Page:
Can things that you say outside of work potentially impact your employment status? Last year, I wrote about Juli Briskman’s lawsuit in Fairfax County Circuit Court. As you may recall, Ms. Briskman was riding her bicycle outside of work hours when President Trump’s motorcade passed. After the group passed, Ms. Briskman raised her middle finger in protest. A photographer happened to snap a photo of the act, and Ms. Briskman shared a copy of the image on social media.
Shortly after images of the post surfaced, Ms. Briskman’s employer (a government contractor), terminated her. Ms. Briskman claimed that the termination violated her First Amendment right to free speech. Ultimately, Judge Penny Azcarate disagreed with this position – dismissing Ms. Briskman’s suit. Judge Azcarate’s decision affirmed well-established law that employees of private businesses do not have a protected right to free speech. More specifically, those who are employed at-will can be terminated at any time and for any reason. In contrast, public employees (even those who are at-will) generally have the right to speak openly about the conditions of their jobs when the issues raised relate to matters of public concern. (i.e.: taxpayer dollars).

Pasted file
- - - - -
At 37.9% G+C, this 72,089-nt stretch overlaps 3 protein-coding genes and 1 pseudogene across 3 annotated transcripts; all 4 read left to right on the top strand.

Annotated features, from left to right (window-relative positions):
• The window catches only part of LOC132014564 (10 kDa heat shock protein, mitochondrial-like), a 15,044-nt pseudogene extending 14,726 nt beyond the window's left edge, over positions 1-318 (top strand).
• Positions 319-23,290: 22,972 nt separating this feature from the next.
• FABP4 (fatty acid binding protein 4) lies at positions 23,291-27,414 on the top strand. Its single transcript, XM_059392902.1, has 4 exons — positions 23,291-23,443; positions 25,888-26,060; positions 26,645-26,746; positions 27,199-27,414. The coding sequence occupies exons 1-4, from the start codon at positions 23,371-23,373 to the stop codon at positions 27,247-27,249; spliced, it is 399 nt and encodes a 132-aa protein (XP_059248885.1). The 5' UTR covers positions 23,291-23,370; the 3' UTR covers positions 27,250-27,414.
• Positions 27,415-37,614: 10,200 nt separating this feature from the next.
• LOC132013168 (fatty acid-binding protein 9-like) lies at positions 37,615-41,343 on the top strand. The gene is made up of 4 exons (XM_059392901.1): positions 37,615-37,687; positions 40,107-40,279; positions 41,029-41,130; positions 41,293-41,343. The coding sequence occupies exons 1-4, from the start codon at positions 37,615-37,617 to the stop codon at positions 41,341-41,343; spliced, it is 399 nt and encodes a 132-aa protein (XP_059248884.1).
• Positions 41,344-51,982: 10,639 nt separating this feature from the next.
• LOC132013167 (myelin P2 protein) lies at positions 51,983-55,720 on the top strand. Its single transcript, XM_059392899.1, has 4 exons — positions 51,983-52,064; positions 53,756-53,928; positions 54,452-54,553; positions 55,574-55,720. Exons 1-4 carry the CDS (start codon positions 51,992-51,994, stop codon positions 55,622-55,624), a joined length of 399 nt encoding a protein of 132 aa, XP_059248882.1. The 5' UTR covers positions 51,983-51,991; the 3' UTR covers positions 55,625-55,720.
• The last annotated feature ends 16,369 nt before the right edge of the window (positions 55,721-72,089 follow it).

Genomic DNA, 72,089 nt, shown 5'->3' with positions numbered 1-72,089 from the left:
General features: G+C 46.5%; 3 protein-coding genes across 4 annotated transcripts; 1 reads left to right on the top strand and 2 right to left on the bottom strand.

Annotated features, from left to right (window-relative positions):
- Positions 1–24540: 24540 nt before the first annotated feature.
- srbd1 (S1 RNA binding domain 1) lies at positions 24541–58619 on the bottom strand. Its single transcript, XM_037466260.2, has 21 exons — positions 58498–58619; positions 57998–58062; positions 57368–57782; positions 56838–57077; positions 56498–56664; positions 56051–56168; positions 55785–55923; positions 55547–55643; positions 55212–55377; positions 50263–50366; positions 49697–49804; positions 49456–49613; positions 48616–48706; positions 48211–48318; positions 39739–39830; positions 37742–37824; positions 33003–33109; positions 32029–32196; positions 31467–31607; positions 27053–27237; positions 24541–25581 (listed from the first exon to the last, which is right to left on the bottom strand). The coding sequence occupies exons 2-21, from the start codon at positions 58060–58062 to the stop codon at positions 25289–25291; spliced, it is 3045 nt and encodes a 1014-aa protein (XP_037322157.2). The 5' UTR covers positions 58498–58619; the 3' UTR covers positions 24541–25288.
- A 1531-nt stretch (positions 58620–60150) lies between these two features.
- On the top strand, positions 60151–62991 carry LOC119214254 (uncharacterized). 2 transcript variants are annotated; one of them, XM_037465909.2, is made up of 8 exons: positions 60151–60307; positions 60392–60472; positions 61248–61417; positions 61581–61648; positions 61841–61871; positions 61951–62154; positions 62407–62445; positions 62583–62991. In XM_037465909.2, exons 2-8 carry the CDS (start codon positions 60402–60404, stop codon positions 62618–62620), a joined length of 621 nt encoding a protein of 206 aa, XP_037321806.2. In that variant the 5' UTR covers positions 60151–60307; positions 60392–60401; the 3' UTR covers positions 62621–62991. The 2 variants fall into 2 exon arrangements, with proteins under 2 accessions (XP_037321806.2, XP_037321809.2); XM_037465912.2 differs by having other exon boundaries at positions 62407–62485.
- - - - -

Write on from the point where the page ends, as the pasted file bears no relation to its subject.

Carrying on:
In an interesting twist, just last week, Ms. Briskman was elected to the Loudoun County Board of Supervisors. Part of her platform was based on her lawsuit and speaking freely on political issues. From a legal perspective, her new position may provide much more leeway than her previous job which gave rise to her lawsuit.
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